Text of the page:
Posted by: phx8 at December 20, 2006 7:47 PM
Comment #199998

I don’t think it’s as simple as one or the other, especially given the damage Bush has done to our armed forces. We’re in bad shape on that front. There’s a lot that’s not going to work Diplomatically if we don’t have the readiness in our military forces required to fight other conflicts.

But I agree, we do need more diplomats and more translators. Definitely more translators. That’s been one of the primary things kicking our ass in this war. Eisenhower would have shot himself rather than send us in without German Speakers, and MacArthur wouldn’t have skimped on the guys speaking Japanese.

Posted by: Stephen Daugherty at December 20, 2006 8:29 PM
Comment #200001


Gergle: “we need to expand the military if we expect to maintain our economic position.”

This suggests to me that we need to expand the military so that we can fight wars on behalf of our corporations so that they can extract the resources of other nations that are necessary for us to maintain our lifestyle or way of life.

As you mentioned, the demand for natural resources goes up everyday and those resources are dwindling everyday. To maintain or way of living, we use 25% of those resources. As the amount of resources declines, the percentage that we need will go up. If we continue to need more, we will indeed be fighting more wars, possibly continuously, until there is nothing left to fight over.

If we use most of any increases in military spending to move our economy towards a renewable resource economy and away from non-renewables, we could possibly avoid some of those corporate wars you envision.

Posted by: jlw at December 20, 2006 8:57 PM
Comment #200003


Most of the OPEC countries are stable and in no way controlled by radical Islamists and if they want to keep it that way, they themselves are going to have to quit supporting the radicals, such as Saudi Arabia does and they are going to have to improve the economic conditions for all of their people. We cannot do it for them with our military.

While it is true that radical Islam has declared war on us and we have to do all we can to snuff them out, I think we are not going to do it with our military. We needed upwards of a half million troops to stabalize Iraq. Without them, we have increased the numbers and the threat of the radicals. In a country like Iran, we would probably need a million and a half. Do any of you have any idea what kind of increases in spending we will need to accomplish that? Soldiers and their equipment are very expensive. To keep, maintain, support and use a army of that size we will have to reinstitute the draft as well.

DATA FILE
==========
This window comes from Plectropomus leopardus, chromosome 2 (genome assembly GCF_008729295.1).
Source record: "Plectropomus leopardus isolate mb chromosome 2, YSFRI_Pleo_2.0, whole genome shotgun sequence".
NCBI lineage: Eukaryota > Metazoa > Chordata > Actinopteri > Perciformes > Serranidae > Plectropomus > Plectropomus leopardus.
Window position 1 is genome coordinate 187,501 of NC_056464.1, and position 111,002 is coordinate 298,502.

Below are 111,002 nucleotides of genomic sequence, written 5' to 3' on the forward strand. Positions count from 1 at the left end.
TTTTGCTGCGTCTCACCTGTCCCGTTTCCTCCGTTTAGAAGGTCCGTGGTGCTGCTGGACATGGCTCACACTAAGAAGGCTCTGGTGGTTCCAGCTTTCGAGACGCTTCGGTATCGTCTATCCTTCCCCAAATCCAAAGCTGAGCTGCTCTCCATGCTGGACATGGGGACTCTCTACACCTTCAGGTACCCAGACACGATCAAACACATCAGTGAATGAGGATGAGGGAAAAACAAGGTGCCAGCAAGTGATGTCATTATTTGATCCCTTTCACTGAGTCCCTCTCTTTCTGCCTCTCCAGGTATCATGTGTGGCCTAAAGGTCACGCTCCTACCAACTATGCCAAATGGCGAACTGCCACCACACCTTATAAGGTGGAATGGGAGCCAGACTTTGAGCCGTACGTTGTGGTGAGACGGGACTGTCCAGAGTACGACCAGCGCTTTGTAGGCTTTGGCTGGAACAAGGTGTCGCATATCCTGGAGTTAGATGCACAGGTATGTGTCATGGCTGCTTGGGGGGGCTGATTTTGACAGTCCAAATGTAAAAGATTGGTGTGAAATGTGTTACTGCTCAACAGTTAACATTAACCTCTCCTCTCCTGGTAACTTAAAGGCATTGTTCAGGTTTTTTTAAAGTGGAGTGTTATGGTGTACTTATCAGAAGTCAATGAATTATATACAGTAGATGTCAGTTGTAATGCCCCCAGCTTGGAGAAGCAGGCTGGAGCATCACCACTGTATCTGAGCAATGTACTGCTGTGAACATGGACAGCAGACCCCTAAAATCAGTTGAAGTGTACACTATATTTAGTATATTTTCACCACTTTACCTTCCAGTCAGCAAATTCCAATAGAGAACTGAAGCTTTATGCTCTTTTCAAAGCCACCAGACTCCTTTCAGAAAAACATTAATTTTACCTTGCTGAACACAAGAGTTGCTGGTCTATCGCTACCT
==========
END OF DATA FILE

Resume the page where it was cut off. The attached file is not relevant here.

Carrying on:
We need a military that can defend this country and possibly help our allies. We need a FBI and a CIA that is capable of joining forces with Interpol and other agencies across the World to hunt down and eliminate terrorists.

Posted by: jlw at December 20, 2006 9:30 PM
Comment #200004

So if it is official that the joint chiefs, Colin Powell, and pretty much everyone at the Pentagon advised Bush against more troops, then what should a responsible congress do? Regardless of how a person feels about the chances of “success” in Iraq, it is clear that Bush has flip-flopped in perfect negative correlation with the experts. Now that most people agree that it is too late for more troops to make a difference, Bush nearly unilaterally sends in more boots. If the joint chiefs are correct, then this naturally leads to more American casualties without much chance for success. What is to be done about that?

There is an poll by the LA Times that shows only 12% of Americans believe that sending more troops was the best solution. That’s pretty significant I’d say. Should congress cut funding, impeach, what? Just based on the difference in MSM coverage of Hastert and Pelosi, I’d say that republicans would be launching investigations against a democrat president by now. Ignoring your generals is a pretty bold move. Is this really chess?

Posted by: Kevin23 at December 20, 2006 9:32 PM
Comment #200007

Kevin23,
While I believe withdrawal is our best move, the final decision belongs to the CINC, and like it or not, that is Bush. Civilians control the military. Should Congress cut funding? It should be considered, but again, I would see that as a last resort.

The bigger question is what role we should play on the international stage. That determines the size & nature of our military. As the wealthiest & most powerful nation, leadership should be a given. International leadership means multilateralism, working through the UN whenever possible, and most importantly, modeling the behavior we wish others to observe.

It is nearly impossible to restructure the military fast enough to successfully occupy & pacify Iraq.

In the future, the largest portion of the military needs to essentially be peacekeepers, capable of intervening in cases of genocide, interventions as a matter of moral necessity.

Another portion should resemble the current one, which is intended to win conventional wars with technology & overwhelming firepower.

And war should always be a last resort.

Posted by: phx8 at December 20, 2006 10:10 PM
Comment #200035

I wish someone could get the “mainstream” media to pose some simple questions to the president.

How will increasing the number of US troops curtail suicide bombings in Bagdad or any other part of Iraq?

How is stabilizing Bagdad, suposedly, by sending more US troops going to disband and prevent further recruitment of individual Iraqi militias in another part of the country?

How is sending more US troops to “secure” Bagdad going to prevent the recruitment and training of foreign muslim fighters that will eventually find their way to Iraq?